survey, for example, is a route survey required in the
design and construction of a particular road or highway.
The initial activities included in a route survey are as
follows: reconnaissance survey, preliminary-location
survey, and final-location survey.
On the other hand, a long established Navy base
might already have well-marked horizontal and vertical
control networks and up-to-date topographic maps
available. Then perhaps neither a reconnaissance nor a
preliminary survey would be required. The road could
probably be designed by using the existing design data,
and the fieldwork would begin with making the final
location survey. In summary, the extent to which data
is already available is an important factor in
determining what field operations have to be
RECONNAISSANCE SURVEY. A recon-
naissance survey provides data that enables design
engineers to study the advantages and disadvantages of
a variety of routes and then to determine which routes
are feasible. You begin by finding all existing maps that
show the area to be reconnoitered. In reconnaissance,
studying existing maps is as important as the actual
Studying these maps and aerial
photographs, if any exist, will often eliminate an
unfavorable route from further consideration, thus
saving your reconnaissance field party much time and
Contour maps give essential information about the
relief of an area. Aerial photographs provide a quick
means for preparing valuable sketches and overlays for
your field party. Direct aerial observation gives you an
overview of an area that speeds up later ground
reconnaissance if the region has already been mapped.
Begin the study of a map by marking the limits of
the area to be reconnoitered and the specified terminals
to be connected by the highway. Note whether or not
there are any existing routes. Note ridgelines, water
courses, mountain gaps, and similar control features.
Look for terrain that will permit moderate grades
without too much excavating. Use simplicity in
alignment and have a good balance of cuts and fills; or
use a profile arrangement that makes it possible to fill
depressions with the cut taken from nearby high places.
Mark the routes that seem to fit the needs and that
should be reconnoitered in the field. From the map
study, determine grades, estimate the amount of
clearing required, and locate routes that will keep
excavation to a minimum by taking advantage of terrain
conditions. Mark stream crossings and marshy areas as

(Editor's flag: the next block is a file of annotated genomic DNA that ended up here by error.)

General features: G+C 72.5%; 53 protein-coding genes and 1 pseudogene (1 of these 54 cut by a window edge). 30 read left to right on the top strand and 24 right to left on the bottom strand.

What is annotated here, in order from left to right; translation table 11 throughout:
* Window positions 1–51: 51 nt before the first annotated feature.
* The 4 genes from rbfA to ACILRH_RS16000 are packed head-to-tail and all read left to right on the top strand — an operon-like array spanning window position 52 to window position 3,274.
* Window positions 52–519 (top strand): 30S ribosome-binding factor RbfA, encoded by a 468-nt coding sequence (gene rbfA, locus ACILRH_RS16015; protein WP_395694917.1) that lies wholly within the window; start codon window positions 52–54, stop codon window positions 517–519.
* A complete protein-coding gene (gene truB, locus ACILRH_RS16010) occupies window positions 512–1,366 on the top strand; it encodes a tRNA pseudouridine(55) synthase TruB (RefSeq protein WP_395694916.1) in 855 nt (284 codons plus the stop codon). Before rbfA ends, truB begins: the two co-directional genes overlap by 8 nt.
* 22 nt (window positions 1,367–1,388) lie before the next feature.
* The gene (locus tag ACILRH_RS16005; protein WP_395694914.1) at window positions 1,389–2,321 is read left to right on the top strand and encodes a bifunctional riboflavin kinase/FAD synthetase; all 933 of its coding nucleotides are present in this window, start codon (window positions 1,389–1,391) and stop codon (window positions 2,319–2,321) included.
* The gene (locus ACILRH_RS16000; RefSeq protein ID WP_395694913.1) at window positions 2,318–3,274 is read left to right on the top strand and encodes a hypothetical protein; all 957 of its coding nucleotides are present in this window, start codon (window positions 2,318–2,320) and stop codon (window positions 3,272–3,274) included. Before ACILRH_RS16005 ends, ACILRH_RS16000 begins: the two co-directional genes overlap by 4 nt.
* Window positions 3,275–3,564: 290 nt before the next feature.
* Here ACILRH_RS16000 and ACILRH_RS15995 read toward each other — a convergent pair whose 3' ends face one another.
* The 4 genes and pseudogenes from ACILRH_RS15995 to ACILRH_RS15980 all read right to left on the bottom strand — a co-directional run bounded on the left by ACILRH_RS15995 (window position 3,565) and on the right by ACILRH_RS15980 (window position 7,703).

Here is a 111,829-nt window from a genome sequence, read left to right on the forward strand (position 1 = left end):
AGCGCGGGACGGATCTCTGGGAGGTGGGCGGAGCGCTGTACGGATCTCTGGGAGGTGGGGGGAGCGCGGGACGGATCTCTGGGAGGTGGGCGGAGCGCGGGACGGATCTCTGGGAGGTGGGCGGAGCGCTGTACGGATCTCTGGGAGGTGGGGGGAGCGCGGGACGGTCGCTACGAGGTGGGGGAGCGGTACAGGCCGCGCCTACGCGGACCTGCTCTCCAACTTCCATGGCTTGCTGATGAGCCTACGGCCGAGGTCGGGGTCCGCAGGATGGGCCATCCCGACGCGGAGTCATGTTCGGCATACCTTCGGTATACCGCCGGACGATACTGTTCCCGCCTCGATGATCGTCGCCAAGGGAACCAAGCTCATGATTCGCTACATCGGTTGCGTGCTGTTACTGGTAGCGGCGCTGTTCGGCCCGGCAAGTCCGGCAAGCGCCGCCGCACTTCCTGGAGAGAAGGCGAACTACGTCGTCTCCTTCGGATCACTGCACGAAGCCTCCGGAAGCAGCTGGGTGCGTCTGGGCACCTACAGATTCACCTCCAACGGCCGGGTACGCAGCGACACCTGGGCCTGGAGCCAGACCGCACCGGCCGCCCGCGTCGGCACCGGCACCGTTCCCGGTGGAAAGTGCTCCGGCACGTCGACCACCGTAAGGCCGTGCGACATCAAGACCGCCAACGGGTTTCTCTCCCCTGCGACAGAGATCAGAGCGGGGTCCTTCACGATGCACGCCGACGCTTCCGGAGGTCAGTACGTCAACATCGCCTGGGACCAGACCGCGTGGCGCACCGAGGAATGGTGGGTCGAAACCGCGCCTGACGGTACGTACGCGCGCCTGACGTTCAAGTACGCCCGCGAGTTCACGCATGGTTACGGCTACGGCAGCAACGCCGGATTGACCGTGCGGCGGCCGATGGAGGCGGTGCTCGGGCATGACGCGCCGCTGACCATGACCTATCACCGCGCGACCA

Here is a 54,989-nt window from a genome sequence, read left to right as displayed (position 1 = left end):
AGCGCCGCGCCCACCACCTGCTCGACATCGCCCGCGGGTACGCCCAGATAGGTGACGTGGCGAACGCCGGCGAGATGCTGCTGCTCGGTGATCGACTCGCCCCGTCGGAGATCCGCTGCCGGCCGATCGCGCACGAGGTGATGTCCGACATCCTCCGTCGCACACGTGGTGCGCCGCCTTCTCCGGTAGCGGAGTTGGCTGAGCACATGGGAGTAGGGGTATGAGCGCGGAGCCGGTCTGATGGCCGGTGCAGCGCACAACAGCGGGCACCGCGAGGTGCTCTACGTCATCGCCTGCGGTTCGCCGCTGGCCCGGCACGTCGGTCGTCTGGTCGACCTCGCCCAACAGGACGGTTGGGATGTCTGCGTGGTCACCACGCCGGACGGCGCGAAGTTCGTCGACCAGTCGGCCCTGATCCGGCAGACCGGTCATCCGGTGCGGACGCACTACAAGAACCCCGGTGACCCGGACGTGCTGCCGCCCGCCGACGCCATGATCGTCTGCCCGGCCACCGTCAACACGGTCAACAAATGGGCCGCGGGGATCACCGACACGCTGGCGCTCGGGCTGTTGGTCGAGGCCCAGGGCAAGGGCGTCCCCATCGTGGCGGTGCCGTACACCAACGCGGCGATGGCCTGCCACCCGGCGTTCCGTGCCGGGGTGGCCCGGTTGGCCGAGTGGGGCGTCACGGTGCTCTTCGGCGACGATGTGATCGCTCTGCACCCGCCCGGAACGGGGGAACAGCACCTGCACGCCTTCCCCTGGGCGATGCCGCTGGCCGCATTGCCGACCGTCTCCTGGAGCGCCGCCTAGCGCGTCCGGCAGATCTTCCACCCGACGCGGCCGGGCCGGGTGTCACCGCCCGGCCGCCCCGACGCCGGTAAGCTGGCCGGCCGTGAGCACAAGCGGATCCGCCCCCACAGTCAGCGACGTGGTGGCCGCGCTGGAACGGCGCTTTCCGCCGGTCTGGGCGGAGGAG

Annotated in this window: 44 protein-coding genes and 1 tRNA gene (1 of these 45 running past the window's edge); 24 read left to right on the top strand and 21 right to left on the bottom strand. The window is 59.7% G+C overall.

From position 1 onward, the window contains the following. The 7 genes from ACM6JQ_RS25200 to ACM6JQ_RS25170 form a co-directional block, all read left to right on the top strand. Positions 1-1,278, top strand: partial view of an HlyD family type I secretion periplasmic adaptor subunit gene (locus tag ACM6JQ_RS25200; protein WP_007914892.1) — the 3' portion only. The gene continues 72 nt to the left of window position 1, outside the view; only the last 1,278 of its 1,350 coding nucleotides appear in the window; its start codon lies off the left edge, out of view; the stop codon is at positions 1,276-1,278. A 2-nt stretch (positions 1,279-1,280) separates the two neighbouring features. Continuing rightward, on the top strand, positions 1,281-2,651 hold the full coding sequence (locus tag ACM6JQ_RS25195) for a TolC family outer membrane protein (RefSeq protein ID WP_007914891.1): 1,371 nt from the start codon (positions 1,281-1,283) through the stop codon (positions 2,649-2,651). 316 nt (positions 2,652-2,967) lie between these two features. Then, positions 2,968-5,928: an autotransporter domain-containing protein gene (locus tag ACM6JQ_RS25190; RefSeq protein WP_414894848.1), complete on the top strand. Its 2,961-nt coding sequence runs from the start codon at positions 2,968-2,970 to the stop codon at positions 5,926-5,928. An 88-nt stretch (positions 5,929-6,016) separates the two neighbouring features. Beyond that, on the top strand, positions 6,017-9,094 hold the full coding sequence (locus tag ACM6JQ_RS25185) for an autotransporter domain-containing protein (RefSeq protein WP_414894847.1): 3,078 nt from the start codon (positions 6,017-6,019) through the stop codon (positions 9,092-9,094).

possible locations for fords, bridges, or culverts.
Have the reconnaissance field party follow the
route or routes marked earlier during the map study.
Field reconnaissance provides you with an opportunity
for checking the actual conditions on the ground and for
noting any discrepancies in the maps or aerial
Make notes of soil conditions,
availability of construction materials, such as sand or
gravel, unusual grade or alignment problems, and
requirements for clearing and grubbing. Take
photographs or make sketches of reference points,
control points, structure sites, terrain obstacles,
landslides, washouts, or any other unusual
Your reconnaissance survey party will usually carry
lightweight instruments that are not precise. Determine
by compass the direction and angles. Determine the
approximate elevations by an aneroid barometer or
altimeter. Use an Abney hand level (clinometer) to
estimate elevations and to project level lines. Other
useful items to carry are pocket tapes, binoculars,
pedometer and pace tallies, cameras, watches, maps,
and field notebooks.
Keep design considerations in mind while running
a reconnaissance survey. Remember that future
operations may require further expansion of the route
system presently being designed. Locate portions of
the new route, whenever possible, along roads or trails
that already exist.
Locate them on stable, easily
drained, high-bearing-strength soils. Avoid swamps,
marshes, low-bearing-strength soils, sharp curves, and
routes requiring large amounts of earthmoving.
Keep the need for bridges and drainage structures
to a minimum. When the tactical situation permits,
locate roads in forward combat zones where they can
be concealed and protected from enemy fire.
The report you turn in for the reconnaissance field
party must be as complete as possible; it provides the
major data that makes the selection of the most feasible
route or routes possible.
PRELIMINARY SURVEY. A preliminary
survey is a more detailed study of one or more routes
tentatively selected on the basis of a reconnaissance
survey report. It consists essentially of surveying and
mapping a strip of land along the center line of
tentatively selected route.
Some of the activities associated with
preliminary survey are as follows: running